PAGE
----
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4 FAQs

When your body responds to something typically safe, such pollen, dust, or animal fur, you have an allergy. While the symptoms may not be severe for everyone, they might be very dangerous for others.

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Advice for Allergy

When you are exposed to anything you are allergic to, symptoms of an allergic reaction typically appear within a few minutes, though on rare occasions they may appear gradually over the course of a few hours.

Even though they can be annoying and interfere with your daily activities, most allergy reactions are moderate. Rarely, a severe reaction known as anaphylaxis can happen.


Main signs of allergies
The following are typical signs of an allergic reaction:

  • an itchy, runny, or blocked nose and sneezing (allergic rhinitis)
  • red, watery, and itching eyes (conjunctivitis)
  • a raised, itchy, red rash, cough, shortness of breath, chest tightness, and wheezing (hives)
  • stomach pain, feeling unwell, vomiting, or diarrhoea
  • swelling lips, tongue, eyes, or face
  • cracked, red, and dry skin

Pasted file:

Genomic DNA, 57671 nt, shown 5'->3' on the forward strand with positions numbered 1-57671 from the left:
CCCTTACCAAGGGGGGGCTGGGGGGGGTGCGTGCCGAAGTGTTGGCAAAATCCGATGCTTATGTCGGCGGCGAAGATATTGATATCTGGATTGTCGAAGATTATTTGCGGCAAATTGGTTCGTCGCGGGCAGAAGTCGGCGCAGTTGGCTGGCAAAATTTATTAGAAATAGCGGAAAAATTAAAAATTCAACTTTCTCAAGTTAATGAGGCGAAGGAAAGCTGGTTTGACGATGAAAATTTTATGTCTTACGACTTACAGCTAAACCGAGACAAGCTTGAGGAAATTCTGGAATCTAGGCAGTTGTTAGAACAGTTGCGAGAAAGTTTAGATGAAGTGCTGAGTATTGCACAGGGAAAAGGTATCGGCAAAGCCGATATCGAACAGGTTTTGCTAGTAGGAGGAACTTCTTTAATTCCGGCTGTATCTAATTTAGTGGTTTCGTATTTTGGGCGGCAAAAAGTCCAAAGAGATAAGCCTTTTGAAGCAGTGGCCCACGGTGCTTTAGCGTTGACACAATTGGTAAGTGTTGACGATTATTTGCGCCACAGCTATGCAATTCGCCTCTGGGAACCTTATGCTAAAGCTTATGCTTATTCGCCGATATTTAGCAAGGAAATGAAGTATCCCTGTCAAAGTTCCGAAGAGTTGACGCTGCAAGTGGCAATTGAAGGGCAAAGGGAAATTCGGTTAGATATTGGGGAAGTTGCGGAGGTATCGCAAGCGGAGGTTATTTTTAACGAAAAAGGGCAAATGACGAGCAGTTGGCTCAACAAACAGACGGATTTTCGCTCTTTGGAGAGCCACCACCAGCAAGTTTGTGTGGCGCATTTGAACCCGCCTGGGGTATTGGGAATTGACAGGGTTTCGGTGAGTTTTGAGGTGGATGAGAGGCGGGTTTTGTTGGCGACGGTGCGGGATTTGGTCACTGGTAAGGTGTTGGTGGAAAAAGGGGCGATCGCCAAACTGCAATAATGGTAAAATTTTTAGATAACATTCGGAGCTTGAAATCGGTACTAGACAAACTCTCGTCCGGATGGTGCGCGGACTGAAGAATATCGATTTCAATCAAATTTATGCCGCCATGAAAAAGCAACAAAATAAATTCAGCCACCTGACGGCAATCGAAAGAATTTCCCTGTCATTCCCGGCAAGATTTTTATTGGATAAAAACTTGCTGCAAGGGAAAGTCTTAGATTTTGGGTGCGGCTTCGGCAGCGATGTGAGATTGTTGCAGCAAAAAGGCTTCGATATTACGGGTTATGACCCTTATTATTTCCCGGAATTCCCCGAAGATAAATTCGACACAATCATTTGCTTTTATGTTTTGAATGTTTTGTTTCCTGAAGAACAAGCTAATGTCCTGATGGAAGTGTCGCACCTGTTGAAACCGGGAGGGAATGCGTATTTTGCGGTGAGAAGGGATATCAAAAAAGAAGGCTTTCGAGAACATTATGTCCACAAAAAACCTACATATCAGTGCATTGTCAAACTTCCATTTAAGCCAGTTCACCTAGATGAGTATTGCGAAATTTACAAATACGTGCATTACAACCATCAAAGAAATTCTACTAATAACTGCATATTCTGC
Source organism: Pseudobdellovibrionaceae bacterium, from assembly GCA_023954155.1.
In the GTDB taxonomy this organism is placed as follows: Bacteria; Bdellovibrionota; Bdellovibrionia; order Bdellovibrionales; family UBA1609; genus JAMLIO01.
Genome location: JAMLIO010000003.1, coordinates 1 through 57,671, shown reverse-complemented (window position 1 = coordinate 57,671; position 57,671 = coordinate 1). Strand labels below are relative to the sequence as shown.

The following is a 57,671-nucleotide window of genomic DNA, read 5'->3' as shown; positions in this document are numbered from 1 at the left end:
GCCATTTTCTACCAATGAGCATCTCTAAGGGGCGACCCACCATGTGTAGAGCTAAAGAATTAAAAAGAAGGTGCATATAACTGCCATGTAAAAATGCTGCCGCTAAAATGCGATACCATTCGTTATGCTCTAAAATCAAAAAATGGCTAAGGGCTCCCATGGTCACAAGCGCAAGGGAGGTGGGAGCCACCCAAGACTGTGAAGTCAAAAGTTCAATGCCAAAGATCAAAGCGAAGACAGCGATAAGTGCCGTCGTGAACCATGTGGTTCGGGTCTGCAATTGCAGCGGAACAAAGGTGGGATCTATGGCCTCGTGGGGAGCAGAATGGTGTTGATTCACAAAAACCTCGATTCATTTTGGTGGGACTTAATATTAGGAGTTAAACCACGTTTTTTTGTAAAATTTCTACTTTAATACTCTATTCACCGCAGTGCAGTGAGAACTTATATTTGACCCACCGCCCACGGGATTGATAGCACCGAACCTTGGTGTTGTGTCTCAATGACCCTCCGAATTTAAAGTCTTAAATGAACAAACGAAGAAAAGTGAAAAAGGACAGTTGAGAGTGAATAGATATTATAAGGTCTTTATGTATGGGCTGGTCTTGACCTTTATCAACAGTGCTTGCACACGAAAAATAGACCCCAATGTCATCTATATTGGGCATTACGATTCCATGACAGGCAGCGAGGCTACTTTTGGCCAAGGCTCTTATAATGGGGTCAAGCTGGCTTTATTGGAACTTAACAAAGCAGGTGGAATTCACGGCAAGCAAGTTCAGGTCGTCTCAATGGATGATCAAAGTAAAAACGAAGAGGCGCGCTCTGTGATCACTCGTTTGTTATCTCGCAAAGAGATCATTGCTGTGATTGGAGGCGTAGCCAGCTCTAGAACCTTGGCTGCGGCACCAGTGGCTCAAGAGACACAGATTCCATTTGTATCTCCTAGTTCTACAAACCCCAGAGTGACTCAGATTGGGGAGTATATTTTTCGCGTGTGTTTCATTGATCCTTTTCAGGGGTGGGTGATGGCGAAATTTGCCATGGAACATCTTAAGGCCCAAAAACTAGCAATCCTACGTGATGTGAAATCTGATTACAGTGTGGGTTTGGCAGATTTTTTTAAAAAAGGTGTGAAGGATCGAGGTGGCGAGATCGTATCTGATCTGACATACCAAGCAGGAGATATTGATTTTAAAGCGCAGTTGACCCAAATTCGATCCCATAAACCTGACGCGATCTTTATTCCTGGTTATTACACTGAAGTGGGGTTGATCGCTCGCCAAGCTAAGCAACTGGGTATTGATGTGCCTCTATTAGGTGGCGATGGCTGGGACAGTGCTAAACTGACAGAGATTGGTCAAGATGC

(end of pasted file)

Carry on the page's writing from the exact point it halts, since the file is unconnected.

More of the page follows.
Depending on what you're allergic to and how you come into contact with it, the symptoms change. For instance, if you are exposed to pollen, you can get a rash, have a skin allergy, or feel sick if you consume anything to which you are allergic.


If you believe that you or your child may have experienced an allergic reaction, consult a pharmacist. They can assist in determining whether an allergy or another ailment is to blame for the symptoms. Learn more about allergy diagnosis.


Significant allergic response (anaphylaxis)
Anaphylaxis, also known as anaphylactic shock, is a severe allergic reaction that, in rare instances, can be fatal.

This impacts the entire body and typically happens minutes after being exposed to anything you're allergic to.

Any of the symptoms mentioned previously, as well as: breathing difficulties, dizziness, confusion, bluish skin, or falling and losing consciousness; throat and mouth swelling;


Anaphylaxis is a medical emergency that has to be attended to right away.

Conducting an allergy test
Tell your clinician about your symptoms, when they arise, how frequently they happen, and whether anything seems to trigger them if you believe you have an allergy. For minor allergies that have a known cause, your clinician can provide guidance and treatment.